If you’re interested in making your photos look like paintings, of course the long-time standard for doing this is Corel Painter, and that’s still the best way to create something that really looks painted. However, it also requires some artistic ability and a high level of skill and has quite a learning curve.
For those who prefer to let the computer do the work, by far the best solution I’ve found is Dynamic Auto Painter from MediaChance. Unfortunately, it’s only available for Windows, which has been a big disappointment to lots of Mac folks.
However, there’s good news: They’ve just come out with a sort of a kind of a version for Mac, called AutoPainter Express, as well as a version of Express for iPhone/iPod. (There’s an iPad version on the way, but it’s not out yet.)
I’m so happy to finally see a Mac version of this program, but unfortunately this one has a long way to go to get to the level of the Windows version. In Windows you have many options for customizing and controlling the result, while the Mac version is limited to four presets. You choose one, and the only other choice you have is to stop it before it’s finished, if you like your painting where it’s at right now and don’t want more work done on it. It’s not a very Mac-like application, either. For example, closing the window closes the program, just like in Windows, and there’s no way to close an image without saving it except by quitting out of the whole thing.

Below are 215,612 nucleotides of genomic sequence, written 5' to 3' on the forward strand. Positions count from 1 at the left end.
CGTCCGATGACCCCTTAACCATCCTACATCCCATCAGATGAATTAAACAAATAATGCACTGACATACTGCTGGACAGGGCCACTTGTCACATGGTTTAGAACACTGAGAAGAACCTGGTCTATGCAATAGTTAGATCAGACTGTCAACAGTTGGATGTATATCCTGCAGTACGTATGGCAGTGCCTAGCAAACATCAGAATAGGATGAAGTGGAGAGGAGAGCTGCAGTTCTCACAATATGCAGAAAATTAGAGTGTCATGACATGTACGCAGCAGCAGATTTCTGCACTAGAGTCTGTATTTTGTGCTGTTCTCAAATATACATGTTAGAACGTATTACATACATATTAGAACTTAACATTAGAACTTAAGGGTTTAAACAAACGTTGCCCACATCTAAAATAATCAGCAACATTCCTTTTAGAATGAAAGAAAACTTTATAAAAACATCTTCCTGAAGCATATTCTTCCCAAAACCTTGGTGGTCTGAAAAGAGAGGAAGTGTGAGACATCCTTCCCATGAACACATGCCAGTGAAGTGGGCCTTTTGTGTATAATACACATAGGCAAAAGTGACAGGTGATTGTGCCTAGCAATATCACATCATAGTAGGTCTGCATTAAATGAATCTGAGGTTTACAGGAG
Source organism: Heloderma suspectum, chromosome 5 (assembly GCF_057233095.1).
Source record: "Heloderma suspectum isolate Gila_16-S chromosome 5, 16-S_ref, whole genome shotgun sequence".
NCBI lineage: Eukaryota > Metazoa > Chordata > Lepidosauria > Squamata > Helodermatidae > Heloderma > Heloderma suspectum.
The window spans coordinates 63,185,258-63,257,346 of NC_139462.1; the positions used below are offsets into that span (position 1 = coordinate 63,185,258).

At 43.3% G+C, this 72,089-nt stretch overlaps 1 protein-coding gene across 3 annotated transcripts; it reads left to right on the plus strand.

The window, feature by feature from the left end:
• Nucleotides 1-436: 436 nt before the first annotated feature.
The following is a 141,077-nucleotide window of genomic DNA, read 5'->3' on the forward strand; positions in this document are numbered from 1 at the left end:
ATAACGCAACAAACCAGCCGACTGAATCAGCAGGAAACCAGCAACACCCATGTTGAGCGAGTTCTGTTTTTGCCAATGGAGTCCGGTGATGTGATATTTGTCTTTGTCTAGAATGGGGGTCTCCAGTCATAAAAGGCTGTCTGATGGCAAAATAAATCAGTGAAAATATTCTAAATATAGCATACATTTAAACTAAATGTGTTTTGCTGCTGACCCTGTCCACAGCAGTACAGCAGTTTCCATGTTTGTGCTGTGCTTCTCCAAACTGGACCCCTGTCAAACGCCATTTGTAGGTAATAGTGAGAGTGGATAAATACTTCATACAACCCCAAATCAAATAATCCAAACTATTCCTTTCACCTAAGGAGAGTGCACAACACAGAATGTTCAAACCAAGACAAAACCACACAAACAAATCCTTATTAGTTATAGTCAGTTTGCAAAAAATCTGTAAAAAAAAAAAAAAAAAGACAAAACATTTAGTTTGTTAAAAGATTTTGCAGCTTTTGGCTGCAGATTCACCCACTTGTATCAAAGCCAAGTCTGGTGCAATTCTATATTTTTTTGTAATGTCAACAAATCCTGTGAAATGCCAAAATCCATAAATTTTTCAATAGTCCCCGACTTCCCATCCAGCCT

Still, it’s a nice start. Here are examples of what each preset came up with for this photo from a previous entry:
Using the Aquarell preset, described as “Running colors, water droplets, traces and scratches, it’s all there”:
With the Benson preset, described as “a sunny palette with Mediterranean tones”:
With the Cezanne preset, described as “warm reds and yellows with quick brush layers and chalk”:
And finally with the Van Gogh preset, “inspired by the Starry Night painting”:
There’s really quite a lot of detail in the full resolution images afterwards (WordPress won’t accept files that large), and it runs pretty quickly, even on my old C2D iMac.
Are any of these going to deceive people into thinking that you’re a brilliant painter? No, of course not, but they’re handy for created a quick illustrated look. The results vary a lot, depending on the source image, but with fussier, more detailed images you’ll often get better results if you run the photo through something like Topaz Simplify first.
While it’s a little disappointing that this app is so basic compared to the Windows version, hopefully this is just the beginning and it won’t be long before there’s parity between the two.
Available in the Mac App Store for $7.99.